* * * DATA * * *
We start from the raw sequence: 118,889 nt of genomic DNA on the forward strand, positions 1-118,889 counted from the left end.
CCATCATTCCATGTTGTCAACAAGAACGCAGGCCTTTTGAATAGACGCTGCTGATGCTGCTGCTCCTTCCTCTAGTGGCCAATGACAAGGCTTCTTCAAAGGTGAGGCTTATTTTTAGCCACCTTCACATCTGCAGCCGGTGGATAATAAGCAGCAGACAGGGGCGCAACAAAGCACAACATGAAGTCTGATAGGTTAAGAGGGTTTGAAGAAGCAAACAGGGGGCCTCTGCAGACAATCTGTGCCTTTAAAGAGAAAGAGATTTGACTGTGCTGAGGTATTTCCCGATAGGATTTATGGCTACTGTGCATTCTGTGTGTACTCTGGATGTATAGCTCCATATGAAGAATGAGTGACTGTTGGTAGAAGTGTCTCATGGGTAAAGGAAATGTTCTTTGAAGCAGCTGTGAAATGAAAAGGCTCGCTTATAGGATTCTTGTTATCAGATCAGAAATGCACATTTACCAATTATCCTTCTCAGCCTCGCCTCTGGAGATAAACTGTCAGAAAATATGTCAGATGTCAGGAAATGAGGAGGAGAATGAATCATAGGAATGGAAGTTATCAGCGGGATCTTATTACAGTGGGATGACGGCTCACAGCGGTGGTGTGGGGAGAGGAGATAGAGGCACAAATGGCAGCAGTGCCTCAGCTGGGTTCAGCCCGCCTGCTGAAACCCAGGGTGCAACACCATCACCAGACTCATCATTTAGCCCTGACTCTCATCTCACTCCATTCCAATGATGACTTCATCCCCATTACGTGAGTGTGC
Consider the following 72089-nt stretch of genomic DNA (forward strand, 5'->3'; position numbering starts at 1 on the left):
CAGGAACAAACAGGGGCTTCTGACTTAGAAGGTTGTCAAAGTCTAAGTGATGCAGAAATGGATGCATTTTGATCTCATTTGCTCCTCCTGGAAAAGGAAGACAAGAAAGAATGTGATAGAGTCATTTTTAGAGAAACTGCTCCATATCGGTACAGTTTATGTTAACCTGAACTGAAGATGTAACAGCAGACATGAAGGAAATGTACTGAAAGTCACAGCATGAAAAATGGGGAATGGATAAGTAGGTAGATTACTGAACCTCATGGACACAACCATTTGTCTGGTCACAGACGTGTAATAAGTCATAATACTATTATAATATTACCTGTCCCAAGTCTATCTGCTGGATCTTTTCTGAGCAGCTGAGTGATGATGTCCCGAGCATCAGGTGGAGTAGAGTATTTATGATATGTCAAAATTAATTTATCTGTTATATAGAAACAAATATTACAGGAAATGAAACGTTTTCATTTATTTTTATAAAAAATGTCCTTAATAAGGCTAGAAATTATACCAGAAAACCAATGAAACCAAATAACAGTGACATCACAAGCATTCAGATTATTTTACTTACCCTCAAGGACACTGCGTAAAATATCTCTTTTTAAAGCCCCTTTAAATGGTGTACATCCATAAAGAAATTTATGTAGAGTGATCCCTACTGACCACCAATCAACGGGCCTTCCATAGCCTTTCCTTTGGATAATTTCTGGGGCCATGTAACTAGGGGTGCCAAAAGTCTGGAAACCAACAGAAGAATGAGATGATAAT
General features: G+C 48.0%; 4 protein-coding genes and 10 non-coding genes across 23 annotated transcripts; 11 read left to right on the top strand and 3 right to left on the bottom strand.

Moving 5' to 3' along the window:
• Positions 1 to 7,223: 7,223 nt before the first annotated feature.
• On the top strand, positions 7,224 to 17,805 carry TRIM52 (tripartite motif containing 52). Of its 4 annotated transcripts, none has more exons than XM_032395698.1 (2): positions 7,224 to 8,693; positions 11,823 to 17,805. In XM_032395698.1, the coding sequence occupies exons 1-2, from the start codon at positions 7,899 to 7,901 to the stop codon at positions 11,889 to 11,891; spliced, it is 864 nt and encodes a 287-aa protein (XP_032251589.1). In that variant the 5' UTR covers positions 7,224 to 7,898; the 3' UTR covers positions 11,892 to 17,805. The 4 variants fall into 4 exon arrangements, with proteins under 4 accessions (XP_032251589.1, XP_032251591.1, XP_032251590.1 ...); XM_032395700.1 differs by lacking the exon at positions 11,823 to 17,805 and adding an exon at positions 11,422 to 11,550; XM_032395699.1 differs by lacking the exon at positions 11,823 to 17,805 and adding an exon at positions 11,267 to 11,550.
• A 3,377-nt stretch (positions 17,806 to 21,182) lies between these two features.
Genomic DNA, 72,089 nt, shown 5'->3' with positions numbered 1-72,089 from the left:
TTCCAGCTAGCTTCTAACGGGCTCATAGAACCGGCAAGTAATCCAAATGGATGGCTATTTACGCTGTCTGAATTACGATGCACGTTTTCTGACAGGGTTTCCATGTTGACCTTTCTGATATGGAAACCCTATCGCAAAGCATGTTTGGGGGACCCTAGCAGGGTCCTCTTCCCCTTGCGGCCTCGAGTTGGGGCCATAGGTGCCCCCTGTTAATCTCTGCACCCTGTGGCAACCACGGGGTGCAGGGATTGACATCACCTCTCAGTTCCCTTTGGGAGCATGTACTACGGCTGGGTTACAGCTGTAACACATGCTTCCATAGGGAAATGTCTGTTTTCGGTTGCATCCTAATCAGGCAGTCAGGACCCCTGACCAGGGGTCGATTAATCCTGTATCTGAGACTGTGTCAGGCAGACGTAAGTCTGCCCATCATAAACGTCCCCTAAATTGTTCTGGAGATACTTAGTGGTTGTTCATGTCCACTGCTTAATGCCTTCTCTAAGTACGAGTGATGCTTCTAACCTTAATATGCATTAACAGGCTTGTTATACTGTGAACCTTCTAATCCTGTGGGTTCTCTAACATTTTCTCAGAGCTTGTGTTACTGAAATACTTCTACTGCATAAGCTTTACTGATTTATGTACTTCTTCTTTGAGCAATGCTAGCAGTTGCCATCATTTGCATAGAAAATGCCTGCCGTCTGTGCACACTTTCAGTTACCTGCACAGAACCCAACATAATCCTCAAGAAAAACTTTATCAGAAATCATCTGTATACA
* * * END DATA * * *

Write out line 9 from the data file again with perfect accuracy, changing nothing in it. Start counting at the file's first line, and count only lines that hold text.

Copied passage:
• A 3,377-nt stretch (positions 17,806 to 21,182) lies between these two features.